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I think that all is in the title.

Say we have a project with this structure:

+ src
+ includes

both task1.h and task2.h uses <QPushButton> and <QLabel>.

is it a good idea to create an other header file ( core.h ) and put this includes into

// core.h
#include <QPushButton>
#include <QLabel>

and then call it from each task1.h and task2.h files.

is there any changes that can be noticed when doing it this way ( compilation time, programming restrictions, ... )

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It will be better if you can avoid including header file in a header file. Use forward declaration instead and declare corresponding header file in the cpp file. –  Tahlil Apr 7 at 9:29
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2 Answers 2

up vote 4 down vote accepted

You would only do this if you were using "precompiled headers". Otherwise it doesn't make much sense.

  • Use forward declarations where possible.
  • Add includes in the files where you need a full declaration of a type.

Using a header file where you put all include files makes impossible for the build system to track the dependencies of changed files. Suddenly all your code depends on your core.h header. If this header is changed, all your code has to be recompiled, even there is no actual change.

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Using "forward declarations where possible" is good advice only if the forward declarations are in a header that's part of the library declaring and defining those symbols. A forward declaration header (e.g. <iosfwd>) should be provided with any library that's large enough to warrant clients wanting such declarations, providing a useful set of declarations can be made while avoiding a useful quantity of other includes. –  Tony D Apr 7 at 10:12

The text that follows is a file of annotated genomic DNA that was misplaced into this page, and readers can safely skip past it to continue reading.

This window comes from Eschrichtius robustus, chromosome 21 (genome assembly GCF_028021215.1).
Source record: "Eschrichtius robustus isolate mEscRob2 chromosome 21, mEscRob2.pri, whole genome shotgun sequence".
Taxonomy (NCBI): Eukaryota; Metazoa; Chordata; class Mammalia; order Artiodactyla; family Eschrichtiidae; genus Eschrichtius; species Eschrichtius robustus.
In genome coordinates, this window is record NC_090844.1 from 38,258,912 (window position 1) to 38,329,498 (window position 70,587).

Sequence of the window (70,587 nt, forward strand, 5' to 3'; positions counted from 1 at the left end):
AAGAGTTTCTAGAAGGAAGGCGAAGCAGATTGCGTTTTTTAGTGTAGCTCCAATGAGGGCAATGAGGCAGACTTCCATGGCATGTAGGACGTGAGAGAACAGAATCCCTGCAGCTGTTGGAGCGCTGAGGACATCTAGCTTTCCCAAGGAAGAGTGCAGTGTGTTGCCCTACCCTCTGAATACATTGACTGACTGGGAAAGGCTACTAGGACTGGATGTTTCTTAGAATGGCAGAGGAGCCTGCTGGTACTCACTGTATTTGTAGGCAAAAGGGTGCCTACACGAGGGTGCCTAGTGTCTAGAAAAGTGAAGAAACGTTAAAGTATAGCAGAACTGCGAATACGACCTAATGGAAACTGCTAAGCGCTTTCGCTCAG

@TonyD Yes, this is good advice if you create a library. As I understand the question, it is asked if you create a header for the use of your own project. –  Flovdis Apr 8 at 10:38
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IMO core headers are good practice:

  • for small projects;
  • if you restrict them to containing things that seldom change.

A core.h doesn't scale well to medium- or large-sized projects. There are several problems with this approach:

  • it is difficult to analyze or manage dependencies when everything is dependent upon everything in this one file;
  • whenever anything in that one header changes, everything will be recompiled;
  • instead of thinking about where things really belong, programmers just keep dumping things into this one file;
  • the namespace for every compilation unit is polluted with everything that is in that one file.
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